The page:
# Engineering Analysis/L2 Space

The *L _{2}* space is very important to engineers, because functions in this space do not need to be continuous. Many discontinuous engineering functions, such as the delta (impulse) function, the unit step function, and other discontinuous functions are part of this space.

## L2 Functions[edit | edit source]

A large number of functions qualify as *L _{2}* functions, including uncommon, discontinuous, piece-wise, and other functions. A function which, over a finite range, has a finite number of discontinuities is an

*L*function. For example, a unit step and an impulse function are both

_{2}*L*functions. Also, other functions useful in signal analysis, such as square waves, triangle waves, wavelets, and other functions are

_{2}*L*functions.

_{2}In practice, most physical systems have a finite amount of noise associated with them. Noisy signals and random signals, if finite, are also *L _{2}* functions: this makes analysis of those functions using the techniques listed below easy.

## Null Function[edit | edit source]

The null functions of *L _{2}* are the set of all functions φ in

*L*that satisfy the equation:

_{2}for all *a* and *b*.

## Norm[edit | edit source]

The *L _{2}* norm is defined as follows:

[L2 Norm]

If the norm of the function is 1, the function is normal.

We can show that the derivative of the norm squared is:

## Scalar Product[edit | edit source]

The scalar product in *L _{2}* space is defined as follows:

[L2 Scalar Product]

If the scalar product of two functions is zero, the functions are orthogonal.

We can show that given coefficient matrices *A* and *B*, and variable *x*, the derivative of the scalar product can be given as:

We can recognize this as the product rule of differentiation. Generalizing, we can say that:

We can also say that the derivative of a matrix *A* times a vector *x* is:

## Metric[edit | edit source]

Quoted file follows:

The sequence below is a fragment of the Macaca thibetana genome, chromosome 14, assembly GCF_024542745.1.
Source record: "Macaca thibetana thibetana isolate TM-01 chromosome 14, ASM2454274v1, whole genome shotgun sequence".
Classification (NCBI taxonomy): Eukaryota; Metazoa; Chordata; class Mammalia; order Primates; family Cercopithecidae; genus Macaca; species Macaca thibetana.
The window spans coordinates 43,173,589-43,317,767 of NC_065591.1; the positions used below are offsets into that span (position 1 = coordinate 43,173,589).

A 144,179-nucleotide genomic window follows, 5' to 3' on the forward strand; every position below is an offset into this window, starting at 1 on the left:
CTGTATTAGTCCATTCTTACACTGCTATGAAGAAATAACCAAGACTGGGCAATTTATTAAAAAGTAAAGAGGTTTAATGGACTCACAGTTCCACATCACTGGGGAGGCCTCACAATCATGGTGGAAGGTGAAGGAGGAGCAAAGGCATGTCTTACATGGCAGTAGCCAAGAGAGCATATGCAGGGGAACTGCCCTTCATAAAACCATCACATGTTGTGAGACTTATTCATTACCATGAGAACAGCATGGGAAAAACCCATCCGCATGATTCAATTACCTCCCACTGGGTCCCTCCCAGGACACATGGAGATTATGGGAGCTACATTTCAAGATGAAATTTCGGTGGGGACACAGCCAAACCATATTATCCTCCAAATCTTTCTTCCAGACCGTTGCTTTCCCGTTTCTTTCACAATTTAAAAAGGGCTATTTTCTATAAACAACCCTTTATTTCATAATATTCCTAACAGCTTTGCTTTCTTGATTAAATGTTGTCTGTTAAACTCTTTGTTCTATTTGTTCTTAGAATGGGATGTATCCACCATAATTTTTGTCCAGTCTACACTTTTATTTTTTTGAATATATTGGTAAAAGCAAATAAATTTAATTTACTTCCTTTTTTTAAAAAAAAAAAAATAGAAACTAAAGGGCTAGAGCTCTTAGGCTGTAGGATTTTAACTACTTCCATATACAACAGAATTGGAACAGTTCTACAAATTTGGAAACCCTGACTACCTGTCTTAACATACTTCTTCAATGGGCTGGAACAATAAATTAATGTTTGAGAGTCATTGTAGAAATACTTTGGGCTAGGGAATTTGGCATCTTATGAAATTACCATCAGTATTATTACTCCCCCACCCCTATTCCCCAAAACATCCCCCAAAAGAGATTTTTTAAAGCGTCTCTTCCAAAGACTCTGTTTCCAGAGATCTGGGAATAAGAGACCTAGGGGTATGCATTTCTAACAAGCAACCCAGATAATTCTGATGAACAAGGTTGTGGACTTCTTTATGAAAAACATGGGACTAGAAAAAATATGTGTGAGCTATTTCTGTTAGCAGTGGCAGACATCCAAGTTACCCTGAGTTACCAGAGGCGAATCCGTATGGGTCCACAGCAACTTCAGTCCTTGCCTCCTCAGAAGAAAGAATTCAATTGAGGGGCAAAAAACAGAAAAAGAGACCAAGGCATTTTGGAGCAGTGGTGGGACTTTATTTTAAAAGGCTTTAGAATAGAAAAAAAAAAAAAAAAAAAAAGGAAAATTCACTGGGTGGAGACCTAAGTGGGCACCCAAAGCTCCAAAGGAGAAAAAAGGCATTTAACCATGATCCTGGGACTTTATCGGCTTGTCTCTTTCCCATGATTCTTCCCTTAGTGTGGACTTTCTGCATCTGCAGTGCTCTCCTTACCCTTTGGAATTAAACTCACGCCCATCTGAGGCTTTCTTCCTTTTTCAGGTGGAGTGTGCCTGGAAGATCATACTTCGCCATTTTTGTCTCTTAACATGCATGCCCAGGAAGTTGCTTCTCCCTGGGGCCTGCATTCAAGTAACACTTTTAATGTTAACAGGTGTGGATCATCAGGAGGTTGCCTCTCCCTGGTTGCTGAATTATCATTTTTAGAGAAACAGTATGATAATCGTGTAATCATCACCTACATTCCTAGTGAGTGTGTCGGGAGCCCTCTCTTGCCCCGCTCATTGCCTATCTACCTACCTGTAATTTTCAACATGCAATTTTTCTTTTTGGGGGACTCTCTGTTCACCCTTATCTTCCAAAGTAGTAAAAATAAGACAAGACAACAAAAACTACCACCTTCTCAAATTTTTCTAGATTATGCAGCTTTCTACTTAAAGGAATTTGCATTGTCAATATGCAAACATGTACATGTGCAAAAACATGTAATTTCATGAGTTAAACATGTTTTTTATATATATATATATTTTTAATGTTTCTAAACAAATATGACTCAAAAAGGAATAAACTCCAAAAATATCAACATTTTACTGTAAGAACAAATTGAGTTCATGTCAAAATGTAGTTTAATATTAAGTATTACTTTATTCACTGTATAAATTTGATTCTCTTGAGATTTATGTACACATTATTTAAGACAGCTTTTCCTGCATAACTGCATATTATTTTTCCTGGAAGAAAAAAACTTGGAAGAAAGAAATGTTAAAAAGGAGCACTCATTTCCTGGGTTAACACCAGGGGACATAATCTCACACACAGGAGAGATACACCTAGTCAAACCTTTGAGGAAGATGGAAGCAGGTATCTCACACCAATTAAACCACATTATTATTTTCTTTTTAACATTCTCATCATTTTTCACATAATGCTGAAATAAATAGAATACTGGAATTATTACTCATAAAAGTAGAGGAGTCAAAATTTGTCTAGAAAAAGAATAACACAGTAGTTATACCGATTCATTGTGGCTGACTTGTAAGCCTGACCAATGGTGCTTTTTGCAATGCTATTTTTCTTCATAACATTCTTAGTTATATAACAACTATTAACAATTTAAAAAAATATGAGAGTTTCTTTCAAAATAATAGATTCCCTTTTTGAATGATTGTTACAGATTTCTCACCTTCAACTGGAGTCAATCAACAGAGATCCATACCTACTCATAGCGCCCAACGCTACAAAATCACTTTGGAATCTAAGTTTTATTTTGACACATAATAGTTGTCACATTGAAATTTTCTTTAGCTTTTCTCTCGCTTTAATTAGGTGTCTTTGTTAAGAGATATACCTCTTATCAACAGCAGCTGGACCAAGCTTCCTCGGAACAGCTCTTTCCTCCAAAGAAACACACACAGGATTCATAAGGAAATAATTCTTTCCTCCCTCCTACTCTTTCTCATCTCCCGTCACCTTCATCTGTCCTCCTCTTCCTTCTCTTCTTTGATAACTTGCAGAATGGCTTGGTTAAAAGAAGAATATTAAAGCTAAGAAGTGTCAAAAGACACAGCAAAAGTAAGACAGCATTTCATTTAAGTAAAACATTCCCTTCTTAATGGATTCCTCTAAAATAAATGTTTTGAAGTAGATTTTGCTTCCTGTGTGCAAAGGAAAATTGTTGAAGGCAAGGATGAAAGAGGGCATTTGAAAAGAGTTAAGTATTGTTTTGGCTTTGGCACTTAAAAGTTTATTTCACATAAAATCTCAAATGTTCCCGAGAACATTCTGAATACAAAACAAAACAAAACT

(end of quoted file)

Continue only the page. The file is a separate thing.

The metric of two functions (we will not call it the "distance" here, because that word has no meaning in a function space) will be denoted with ρ*(x,y)*. We can define the metric of an *L _{2}* function as follows:

[L2 Metric]

## Cauchy-Schwarz Inequality[edit | edit source]

The Cauchy-Schwarz Inequality still holds for *L _{2}* functions, and is restated here:

## Linear Independence[edit | edit source]

A set of functions in *L _{2}* are linearly independent if:

If and only if all the *a* coefficients are 0.

## Grahm-Schmidt Orthogonalization[edit | edit source]

The Grahm-Schmidt technique that we discussed earlier still works with functions, and we can use it to form a set of linearly independent, orthogonal functions in *L _{2}*.

For a set of functions φ, we can make a set of orthogonal functions ψ that space the same space but are orthogonal to one another:

[Grahm-Schmidt Orthogonalization]

## Basis[edit | edit source]

The *L _{2}* is an infinite-basis set, which means that any basis for the

*L*set will require an infinite number of basis functions. To prove that an infinite set of orthogonal functions is a basis for the

_{2}*L*space, we need to show that the null function is the only function in

_{2}*L*that is orthogonal to all the basis functions. If the null function is the only function that satisfies this relationship, then the set is a basis set for

_{2}*L*.

_{2}By definition, we can express any function in *L _{2}* as a linear sum of the basis elements. If we have basis elements φ, we can define any other function ψ as a linear sum:

We will explore this important result in the section on Fourier Series.